Eleven million dollars. That’s roughly how much Star Wars cost, in 1977.
That’s not chump change, of course. Odds are that none of you reading this could suddenly conjure up that sum if you needed to. It’s only when you adjust the amount for inflation, and compare it to every budget of every major movie released between 2011 and 2015, as Matt Singer at ScreenCrush recently did, that you see just how much bang for the buck George Lucas used to get back when he had to find more creative solutions to problems than fixing them in post-production.
The Change-Up, that movie in which Jason Bateman and Ryan Reynolds switch bodies while urinating in a fountain, cost $52 million — more than the $43 million or so that Star Wars‘ $11 million figure is approximately worth today in buying power. Grown-Ups 2, a film with no noticeable special effects, almost doubles that at $80 million. It’s not so surprising that a CG-effects extravaganza like After Earth would cost more, but even Dredd, a genre flick considered “low-budget” (especially when compared to the Sylvester Stallone take on the tale) came in at $50 million (it made just over $13 million domestically, and $22 million foreign — that’s why you won’t be getting a sequel, alas). Robert Downey Jr. alone commanded a minimum of $40 million (plus bonuses) for Captain America: Civil War, although to be fair, he is arguably more crucial to the success of Marvel movies than any one actor is to Star Wars.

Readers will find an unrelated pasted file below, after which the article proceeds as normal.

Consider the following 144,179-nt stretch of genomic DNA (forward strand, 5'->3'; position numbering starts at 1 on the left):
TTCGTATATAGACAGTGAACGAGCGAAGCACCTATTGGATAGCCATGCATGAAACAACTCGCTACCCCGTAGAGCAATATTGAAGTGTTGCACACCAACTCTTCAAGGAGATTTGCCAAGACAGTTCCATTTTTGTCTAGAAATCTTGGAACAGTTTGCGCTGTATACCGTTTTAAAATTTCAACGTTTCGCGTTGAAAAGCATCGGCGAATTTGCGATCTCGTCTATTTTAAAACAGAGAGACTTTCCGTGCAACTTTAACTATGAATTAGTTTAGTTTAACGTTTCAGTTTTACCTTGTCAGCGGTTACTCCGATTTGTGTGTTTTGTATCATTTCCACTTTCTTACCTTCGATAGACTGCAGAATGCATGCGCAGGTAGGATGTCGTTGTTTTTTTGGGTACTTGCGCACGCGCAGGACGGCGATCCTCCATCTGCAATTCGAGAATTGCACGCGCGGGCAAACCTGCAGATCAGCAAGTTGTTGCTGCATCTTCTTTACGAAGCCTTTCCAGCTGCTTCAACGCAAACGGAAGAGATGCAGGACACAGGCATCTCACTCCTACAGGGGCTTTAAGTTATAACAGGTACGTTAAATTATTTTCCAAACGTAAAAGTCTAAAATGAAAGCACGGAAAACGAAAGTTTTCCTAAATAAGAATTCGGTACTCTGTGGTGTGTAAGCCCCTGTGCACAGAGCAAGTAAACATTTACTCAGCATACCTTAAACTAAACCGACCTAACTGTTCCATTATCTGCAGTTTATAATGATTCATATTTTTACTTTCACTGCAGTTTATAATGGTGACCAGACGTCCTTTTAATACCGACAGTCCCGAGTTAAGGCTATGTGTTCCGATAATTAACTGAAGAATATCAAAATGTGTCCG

It does make one wonder how much the Special Edition changes cost by comparison. In 1997 dollars, I’m thinking it’s “more wealth than you can imagine!” Though Lucasfilm probably made it back in sales of “Han Shot First” T-shirts alone.
Check out the full list of recent films more costly than Star Wars in adjusted dollars, and be amazed.
Have filmmakers lost their creative edge? Or does the age of being able to do anything onscreen for any price make things better? Sound off below, and tell us what you’d greenlight if it were your call.